The world of mechanical keyboards is vast and complex. With a variety of switches, their loudness, and the feel of the keystroke, choosing a mechanical keyboard can be intimidating.
Mechanical switches will sound and feel completely different when you use them individually and when you use them once you have assembled them into the keyboard. And this may lead you to have a keyboard that does not suit your needs.
However, once you get an excellent mechanical switch that is suited to you, using the keyboard will feel and sound a lot better. Thus, improving your productivity and providing a great overall typing or gaming experience.
This article aims to provide you with enough information about the major types of mechanical switches so that you can get a keyboard switch that is best for you.
How Does a Switch in Mechanical Keyboard Work?
Before we get into the type of switches, let us first see how a switch in a mechanical keyboard works. Once you take off the key caps, you will see a key switch. All the types of switches that a mechanical keyboard uses have an upper housing, lower housing, spring, stem and metal leaves.
The steam attaches itself to a keycap. When you press a keycap, the stem is pressed against the spring. When the stem reaches a certain point, the two metal pins come in contact and register a keypress.
Once you release a key, the spring pushes the stem back to its original state, and the two metal pins disconnect.
Cherry Red, Brown, and Blue Switch
You can find three types of switches that dominate the market, red, blue, and brown switches. Although you can find black, silent red, speed silver, green, gray, clear, super black, and many more, the switches are categorized depending on their working mechanism.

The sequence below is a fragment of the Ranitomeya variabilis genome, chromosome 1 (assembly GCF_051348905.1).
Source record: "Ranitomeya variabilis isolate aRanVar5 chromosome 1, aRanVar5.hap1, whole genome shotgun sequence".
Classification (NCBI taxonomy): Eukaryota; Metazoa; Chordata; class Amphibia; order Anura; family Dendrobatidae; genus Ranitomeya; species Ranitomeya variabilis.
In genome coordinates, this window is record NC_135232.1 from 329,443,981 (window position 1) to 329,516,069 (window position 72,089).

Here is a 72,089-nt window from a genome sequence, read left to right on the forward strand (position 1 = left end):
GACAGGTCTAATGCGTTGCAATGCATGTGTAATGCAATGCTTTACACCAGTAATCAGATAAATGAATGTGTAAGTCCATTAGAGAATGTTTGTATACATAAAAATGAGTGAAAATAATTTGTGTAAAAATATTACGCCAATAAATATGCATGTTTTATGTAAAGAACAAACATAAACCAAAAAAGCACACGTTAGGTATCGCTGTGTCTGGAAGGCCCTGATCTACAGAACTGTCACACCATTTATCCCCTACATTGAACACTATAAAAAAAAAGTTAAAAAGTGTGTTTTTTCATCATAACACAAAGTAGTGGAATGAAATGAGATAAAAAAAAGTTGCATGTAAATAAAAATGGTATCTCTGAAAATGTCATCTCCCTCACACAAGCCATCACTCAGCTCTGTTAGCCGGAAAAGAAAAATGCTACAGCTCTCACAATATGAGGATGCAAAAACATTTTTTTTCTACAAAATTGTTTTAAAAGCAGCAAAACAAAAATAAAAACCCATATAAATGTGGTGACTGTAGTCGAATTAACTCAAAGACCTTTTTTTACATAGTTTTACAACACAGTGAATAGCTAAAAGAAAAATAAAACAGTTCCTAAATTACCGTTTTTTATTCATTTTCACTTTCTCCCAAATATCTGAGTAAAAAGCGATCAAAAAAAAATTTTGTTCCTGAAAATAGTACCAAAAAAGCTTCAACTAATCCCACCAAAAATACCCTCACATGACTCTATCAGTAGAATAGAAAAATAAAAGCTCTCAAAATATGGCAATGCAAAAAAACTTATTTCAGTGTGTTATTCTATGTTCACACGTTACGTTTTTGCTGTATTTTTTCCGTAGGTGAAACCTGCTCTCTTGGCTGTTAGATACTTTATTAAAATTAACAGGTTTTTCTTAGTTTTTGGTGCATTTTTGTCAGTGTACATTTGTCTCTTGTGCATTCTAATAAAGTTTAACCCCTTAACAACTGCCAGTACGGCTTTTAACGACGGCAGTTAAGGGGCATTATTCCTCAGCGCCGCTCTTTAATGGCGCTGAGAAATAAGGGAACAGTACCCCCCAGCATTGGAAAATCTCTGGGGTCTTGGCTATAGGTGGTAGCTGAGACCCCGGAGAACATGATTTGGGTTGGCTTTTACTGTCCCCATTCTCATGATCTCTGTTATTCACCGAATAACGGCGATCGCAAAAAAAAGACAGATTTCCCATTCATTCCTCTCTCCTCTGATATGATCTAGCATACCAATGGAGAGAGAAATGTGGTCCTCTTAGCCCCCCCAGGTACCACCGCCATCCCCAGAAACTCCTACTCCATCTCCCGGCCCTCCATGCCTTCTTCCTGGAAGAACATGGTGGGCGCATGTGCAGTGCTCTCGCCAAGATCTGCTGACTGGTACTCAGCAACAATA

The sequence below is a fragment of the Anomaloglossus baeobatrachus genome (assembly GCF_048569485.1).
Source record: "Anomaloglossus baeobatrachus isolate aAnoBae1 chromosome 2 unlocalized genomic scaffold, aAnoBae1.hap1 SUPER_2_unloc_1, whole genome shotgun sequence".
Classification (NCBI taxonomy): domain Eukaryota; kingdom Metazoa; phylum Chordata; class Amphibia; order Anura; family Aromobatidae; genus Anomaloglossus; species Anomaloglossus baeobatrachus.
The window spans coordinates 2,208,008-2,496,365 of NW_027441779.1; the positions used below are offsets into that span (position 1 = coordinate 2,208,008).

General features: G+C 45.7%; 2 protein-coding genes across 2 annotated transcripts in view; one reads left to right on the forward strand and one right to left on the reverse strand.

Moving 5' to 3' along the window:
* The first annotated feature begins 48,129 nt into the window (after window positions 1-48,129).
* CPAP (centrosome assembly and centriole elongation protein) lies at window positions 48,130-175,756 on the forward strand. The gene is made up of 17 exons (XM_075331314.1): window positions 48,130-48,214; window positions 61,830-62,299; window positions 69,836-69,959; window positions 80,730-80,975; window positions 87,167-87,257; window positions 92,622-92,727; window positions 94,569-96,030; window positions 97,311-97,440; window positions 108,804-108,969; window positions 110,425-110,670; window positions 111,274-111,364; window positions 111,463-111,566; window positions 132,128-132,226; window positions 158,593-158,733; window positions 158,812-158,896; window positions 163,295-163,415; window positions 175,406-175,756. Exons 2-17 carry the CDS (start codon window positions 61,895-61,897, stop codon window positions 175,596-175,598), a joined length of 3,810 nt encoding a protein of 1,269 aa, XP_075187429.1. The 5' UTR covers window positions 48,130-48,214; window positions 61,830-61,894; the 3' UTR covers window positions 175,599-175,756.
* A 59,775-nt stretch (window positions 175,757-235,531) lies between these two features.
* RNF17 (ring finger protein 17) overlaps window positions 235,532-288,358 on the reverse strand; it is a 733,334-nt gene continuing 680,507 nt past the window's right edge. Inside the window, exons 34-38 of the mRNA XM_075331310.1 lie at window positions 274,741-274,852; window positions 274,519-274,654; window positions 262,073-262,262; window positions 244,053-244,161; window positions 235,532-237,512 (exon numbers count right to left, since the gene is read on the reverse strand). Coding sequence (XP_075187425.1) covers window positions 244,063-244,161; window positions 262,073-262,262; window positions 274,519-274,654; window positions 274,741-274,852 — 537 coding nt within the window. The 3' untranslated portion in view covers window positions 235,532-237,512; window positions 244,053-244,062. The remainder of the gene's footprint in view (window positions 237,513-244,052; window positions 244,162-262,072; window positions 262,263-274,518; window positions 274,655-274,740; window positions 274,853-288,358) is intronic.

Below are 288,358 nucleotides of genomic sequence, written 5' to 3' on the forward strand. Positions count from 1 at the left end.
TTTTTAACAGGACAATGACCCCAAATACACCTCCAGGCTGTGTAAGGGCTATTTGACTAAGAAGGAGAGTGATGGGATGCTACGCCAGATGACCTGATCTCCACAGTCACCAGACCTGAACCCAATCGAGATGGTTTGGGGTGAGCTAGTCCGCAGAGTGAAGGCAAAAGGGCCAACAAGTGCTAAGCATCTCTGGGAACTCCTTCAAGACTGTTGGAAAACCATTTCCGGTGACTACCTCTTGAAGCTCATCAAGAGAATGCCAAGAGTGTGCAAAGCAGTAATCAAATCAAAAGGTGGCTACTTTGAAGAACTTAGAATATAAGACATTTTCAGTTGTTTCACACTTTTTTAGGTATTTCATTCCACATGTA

These working mechanisms represent whether a switch is clicky, the amount of resistance and force required to activate the switch.
Blue Switches are called tactile clicky, brown is tactile and red is linear. Tactile and tactile clicky switches have a visible bump on the stem. However, linear switches have smooth stems without any bumps. All the other colored switches work on the same principles as blue, brown, and red, i.e., tactile and linear.
Blue Switches (Tactile Clicky)
Keyboards with blue switches are significantly louder than the other two in comparison. Blue switches produce an audible click when pressed. This is due to an activation mechanism when you press the keycap.
Blue switches have a stem composed of two components, upper stem and lower stem. These stem stay on top of one another. Once you press the upper stem with a certain actuation force, it activates the lower component. This, in turn, fully compresses the spring.
This activation makes a loud and audible click sound. Due to the activation mechanism, you will feel a slight bump when the keyboard registers a keypress. Depending on personal preference, you may or may not like the distinctive clicky sound and feel of a blue switch.
If you love the feel of key activation or the clicky sound, blue mechanical switches are the one for you. However, due to the slight restriction when activating the switch, the reaction time is slightly slower in these switches. Furthermore, the keyboard may be a little loud if you prefer a quieter environment.
- Type: Tactile and clicky
- Actuation force: 60cN (centiNewton)
- Actuation Distance: 2.2mm
- Total Distance: 4mm
- Cheaper compared to red and brown switches